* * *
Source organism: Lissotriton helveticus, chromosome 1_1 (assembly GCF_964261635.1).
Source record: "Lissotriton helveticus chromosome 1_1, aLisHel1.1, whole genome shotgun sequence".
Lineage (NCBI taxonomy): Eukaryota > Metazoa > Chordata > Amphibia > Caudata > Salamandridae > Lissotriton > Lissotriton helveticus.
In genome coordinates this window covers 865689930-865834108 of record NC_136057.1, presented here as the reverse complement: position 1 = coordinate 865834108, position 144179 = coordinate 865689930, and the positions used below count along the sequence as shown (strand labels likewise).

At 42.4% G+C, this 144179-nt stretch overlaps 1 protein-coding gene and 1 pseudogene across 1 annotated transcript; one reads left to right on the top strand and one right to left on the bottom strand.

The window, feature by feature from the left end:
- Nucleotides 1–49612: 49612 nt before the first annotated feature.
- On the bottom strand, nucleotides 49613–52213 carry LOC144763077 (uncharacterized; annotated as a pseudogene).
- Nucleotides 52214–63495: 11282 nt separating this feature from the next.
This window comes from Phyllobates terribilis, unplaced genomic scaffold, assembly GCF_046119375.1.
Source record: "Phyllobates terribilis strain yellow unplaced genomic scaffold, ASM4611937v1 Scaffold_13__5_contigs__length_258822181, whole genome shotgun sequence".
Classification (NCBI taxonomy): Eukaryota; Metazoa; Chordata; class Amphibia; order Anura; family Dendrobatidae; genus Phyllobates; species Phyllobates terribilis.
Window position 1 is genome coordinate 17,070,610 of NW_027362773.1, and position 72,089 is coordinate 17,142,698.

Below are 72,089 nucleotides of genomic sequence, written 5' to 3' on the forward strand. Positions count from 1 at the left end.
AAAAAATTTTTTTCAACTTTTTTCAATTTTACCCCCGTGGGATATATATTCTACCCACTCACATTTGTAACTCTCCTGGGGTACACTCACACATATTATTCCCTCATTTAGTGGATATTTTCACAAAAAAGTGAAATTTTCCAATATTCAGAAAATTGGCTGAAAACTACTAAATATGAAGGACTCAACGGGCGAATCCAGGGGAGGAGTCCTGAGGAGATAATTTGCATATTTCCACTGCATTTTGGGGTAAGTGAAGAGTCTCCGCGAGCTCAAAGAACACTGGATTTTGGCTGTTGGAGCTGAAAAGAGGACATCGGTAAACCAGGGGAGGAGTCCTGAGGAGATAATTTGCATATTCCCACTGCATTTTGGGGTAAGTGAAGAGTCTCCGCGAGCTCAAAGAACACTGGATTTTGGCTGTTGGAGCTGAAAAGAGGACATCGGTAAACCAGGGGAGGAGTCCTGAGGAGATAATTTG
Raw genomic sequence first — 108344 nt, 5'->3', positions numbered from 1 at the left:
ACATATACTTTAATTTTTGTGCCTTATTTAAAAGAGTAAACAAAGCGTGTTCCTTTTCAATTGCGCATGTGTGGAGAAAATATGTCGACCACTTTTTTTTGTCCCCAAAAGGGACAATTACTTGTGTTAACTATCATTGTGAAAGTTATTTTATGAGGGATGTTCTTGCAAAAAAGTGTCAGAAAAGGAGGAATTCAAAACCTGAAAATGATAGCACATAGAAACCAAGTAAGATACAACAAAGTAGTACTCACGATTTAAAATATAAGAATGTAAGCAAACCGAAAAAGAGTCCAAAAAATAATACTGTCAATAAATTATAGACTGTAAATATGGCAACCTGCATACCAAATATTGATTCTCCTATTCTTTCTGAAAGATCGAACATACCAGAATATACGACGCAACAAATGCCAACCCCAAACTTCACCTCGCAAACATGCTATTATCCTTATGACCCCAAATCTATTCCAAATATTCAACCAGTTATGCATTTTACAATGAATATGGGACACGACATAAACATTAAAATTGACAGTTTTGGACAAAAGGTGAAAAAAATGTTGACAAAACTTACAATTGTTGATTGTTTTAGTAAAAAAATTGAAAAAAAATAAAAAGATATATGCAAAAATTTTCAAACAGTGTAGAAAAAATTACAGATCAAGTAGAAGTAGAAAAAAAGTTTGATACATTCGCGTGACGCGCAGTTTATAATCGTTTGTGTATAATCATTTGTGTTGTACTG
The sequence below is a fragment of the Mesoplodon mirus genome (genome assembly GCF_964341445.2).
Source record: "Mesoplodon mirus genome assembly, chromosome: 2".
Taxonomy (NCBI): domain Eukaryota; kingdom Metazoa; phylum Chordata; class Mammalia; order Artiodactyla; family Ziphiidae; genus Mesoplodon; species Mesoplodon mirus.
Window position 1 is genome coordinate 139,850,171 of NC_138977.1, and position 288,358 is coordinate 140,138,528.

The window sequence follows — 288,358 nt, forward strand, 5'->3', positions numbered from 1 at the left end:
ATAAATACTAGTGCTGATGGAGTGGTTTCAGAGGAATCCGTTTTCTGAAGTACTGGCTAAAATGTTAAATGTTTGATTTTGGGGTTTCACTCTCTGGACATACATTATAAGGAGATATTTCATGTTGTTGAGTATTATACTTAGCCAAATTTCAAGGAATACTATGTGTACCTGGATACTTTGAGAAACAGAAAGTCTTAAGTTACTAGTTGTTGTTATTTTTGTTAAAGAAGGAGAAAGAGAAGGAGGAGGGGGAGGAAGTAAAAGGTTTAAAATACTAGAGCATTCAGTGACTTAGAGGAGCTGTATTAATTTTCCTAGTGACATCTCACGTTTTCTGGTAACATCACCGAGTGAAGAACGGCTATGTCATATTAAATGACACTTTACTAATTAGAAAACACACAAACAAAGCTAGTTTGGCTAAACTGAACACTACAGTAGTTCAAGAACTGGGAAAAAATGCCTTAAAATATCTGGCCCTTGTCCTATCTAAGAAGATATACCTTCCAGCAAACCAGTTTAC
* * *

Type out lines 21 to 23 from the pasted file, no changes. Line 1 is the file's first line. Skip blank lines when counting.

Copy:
Window position 1 is genome coordinate 139,850,171 of NC_138977.1, and position 288,358 is coordinate 140,138,528.

The window sequence follows — 288,358 nt, forward strand, 5'->3', positions numbered from 1 at the left end:
ATAAATACTAGTGCTGATGGAGTGGTTTCAGAGGAATCCGTTTTCTGAAGTACTGGCTAAAATGTTAAATGTTTGATTTTGGGGTTTCACTCTCTGGACATACATTATAAGGAGATATTTCATGTTGTTGAGTATTATACTTAGCCAAATTTCAAGGAATACTATGTGTACCTGGATACTTTGAGAAACAGAAAGTCTTAAGTTACTAGTTGTTGTTATTTTTGTTAAAGAAGGAGAAAGAGAAGGAGGAGGGGGAGGAAGTAAAAGGTTTAAAATACTAGAGCATTCAGTGACTTAGAGGAGCTGTATTAATTTTCCTAGTGACATCTCACGTTTTCTGGTAACATCACCGAGTGAAGAACGGCTATGTCATATTAAATGACACTTTACTAATTAGAAAACACACAAACAAAGCTAGTTTGGCTAAACTGAACACTACAGTAGTTCAAGAACTGGGAAAAAATGCCTTAAAATATCTGGCCCTTGTCCTATCTAAGAAGATATACCTTCCAGCAAACCAGTTTAC